Genetic engineering

Our future, or a line we must never cross?

When they see the words ‘genetic engineering’, most people have one of several reactions. Some may think of the dystopian movies, which either depict it as a horrific mistake or as an unimaginable blessing. Others may think of the slightly more realistic yet controversial practice of GMOs - organisms that have been modified to be bigger or more resilient to keep pace with the rate of our consumption. And others may worry about the possibility of genetic modification becoming a common practice in the human species.  

All of these are reasonable – genetic engineering is, in its most basic form, changing the genes of a living organism to make it better suited to its environment. And making animals bigger or growing strawberries to slightly alarming sizes in the dead of winter has become common in the supermarket. It’s possible to do, and very useful. Of course, the recurring yet very valid concerns continually resurface; antibiotic resistance, allergic reactions etc. But we have to realise that the once magical prospect of manipulating a living thing’s genes is now a reality, and a surprisingly grounded one at that.  

And of course, the next step is naturally to take genetic engineering to humans.  

As expected, this prospect has created much more controversy.  People say that to actually change the genes of a person is not right, and that only nature has the right to do that. There are countless risks involved too; unexpected effects leading to debilitating diseases, or the destruction of the human life all together. Some people even ask the question of how far humans will go. For now, gene editing has been used for survival, to keep food production going, or in some rarer cases to treat minor diseases in adults. But as technology improves rapidly, more and more possibilities emerge. All too soon we could be modifying embryos to be immune to all diseases, or even genetically modifying their looks – bigger eyes, smoother skin, thicker hair (the ‘designer babies’ phenomenon). In 2018, He Jiankui, a Chinese researcher, announced to the world that he had used CRISPR, a new gene editing technology, to edit two unborn babies illegally. They forged documents and mislead doctors in carrying out the experiment, which was meant to make the babies immune to HIV. This news was met with shock and outrage at the recklessness and irresponsibility of the experiment. In 2019, He Jiankui was sentenced to jail for three years and fined nearly $450,000.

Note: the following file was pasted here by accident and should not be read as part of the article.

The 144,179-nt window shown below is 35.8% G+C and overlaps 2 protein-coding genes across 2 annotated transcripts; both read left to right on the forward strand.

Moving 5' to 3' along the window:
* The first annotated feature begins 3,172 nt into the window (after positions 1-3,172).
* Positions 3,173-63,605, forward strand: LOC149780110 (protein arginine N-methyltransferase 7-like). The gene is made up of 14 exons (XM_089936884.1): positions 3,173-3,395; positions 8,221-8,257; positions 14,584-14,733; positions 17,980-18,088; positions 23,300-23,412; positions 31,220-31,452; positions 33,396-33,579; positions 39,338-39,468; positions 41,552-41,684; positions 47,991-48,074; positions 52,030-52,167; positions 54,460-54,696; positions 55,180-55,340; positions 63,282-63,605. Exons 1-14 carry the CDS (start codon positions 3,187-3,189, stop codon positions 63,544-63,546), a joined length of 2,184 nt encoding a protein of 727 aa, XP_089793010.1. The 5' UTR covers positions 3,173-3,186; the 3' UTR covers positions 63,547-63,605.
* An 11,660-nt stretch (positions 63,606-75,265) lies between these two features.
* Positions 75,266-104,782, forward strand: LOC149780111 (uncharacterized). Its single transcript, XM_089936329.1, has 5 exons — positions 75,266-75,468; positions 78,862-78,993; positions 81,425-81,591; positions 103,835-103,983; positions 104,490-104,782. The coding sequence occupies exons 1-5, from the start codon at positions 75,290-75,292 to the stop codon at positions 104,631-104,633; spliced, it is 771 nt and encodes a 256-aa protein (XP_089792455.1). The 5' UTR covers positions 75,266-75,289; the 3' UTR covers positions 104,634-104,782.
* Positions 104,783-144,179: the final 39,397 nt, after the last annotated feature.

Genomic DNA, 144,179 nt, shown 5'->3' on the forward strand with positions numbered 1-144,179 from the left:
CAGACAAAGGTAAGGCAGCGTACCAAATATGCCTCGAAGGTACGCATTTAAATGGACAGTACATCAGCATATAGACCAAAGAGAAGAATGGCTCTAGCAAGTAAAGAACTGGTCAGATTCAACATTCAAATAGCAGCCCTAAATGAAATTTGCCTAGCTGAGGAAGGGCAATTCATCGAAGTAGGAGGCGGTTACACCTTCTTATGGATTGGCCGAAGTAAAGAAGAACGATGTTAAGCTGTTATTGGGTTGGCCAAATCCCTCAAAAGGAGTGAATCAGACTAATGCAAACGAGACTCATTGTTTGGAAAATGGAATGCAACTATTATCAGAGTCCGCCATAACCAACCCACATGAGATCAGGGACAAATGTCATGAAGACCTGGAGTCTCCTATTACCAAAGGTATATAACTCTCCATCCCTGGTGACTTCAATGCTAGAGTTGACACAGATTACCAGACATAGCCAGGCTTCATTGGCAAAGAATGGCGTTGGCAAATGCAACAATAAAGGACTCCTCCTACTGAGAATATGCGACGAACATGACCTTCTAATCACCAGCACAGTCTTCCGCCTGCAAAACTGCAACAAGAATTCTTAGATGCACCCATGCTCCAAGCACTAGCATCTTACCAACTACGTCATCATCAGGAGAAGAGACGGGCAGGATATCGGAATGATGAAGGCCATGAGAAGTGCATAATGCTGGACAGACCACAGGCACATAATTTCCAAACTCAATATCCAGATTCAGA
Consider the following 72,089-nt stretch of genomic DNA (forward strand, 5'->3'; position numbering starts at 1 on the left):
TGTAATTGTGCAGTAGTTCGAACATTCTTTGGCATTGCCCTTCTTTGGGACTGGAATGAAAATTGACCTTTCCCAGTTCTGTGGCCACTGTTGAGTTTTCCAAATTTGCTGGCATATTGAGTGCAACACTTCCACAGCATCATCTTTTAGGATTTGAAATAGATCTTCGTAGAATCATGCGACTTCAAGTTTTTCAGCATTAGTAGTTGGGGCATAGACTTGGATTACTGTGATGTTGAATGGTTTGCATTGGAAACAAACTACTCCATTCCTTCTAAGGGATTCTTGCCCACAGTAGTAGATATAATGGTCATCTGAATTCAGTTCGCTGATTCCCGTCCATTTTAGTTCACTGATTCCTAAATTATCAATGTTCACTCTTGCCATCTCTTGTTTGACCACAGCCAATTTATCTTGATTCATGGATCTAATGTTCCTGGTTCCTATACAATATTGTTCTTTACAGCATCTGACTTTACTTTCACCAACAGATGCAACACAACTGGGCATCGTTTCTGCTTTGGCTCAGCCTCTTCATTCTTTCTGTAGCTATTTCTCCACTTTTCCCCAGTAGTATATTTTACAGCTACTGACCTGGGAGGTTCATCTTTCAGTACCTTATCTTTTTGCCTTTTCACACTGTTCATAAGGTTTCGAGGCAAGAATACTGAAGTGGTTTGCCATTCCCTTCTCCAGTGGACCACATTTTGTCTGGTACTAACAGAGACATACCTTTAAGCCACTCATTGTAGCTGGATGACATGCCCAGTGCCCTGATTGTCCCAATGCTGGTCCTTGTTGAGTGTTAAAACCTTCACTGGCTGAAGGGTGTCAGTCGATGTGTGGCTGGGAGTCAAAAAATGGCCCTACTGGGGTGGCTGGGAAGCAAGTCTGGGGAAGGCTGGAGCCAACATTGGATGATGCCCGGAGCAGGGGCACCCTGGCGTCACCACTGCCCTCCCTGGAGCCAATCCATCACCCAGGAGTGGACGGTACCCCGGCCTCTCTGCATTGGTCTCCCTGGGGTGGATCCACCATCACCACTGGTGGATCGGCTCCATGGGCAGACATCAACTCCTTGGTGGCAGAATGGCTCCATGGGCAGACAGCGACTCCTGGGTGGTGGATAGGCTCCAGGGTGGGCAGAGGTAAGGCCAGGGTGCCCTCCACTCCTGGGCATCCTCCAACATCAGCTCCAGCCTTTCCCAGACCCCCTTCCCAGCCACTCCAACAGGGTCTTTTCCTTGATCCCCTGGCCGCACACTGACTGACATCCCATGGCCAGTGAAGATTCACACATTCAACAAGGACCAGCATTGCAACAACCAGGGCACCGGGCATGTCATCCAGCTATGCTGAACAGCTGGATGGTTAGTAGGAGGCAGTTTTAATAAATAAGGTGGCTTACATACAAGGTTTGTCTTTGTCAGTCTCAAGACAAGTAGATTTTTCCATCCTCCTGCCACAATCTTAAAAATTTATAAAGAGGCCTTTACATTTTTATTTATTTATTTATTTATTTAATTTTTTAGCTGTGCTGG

The argument towards genetic engineering is that nature is the most reckless, dangerous engineer of all. It leaves us with life-threatening diseases and causes many people to lead a painful and restricted life. However, we must avoid seeing genetic engineering as a miracle cure. While it may be possible one day to manipulate the genes that code for life, and save many lives and much pain and disease in the process, is incredibly dangerous and risky. Ultimately, this is something that, at this moment, we are just not ready for. 

Anika V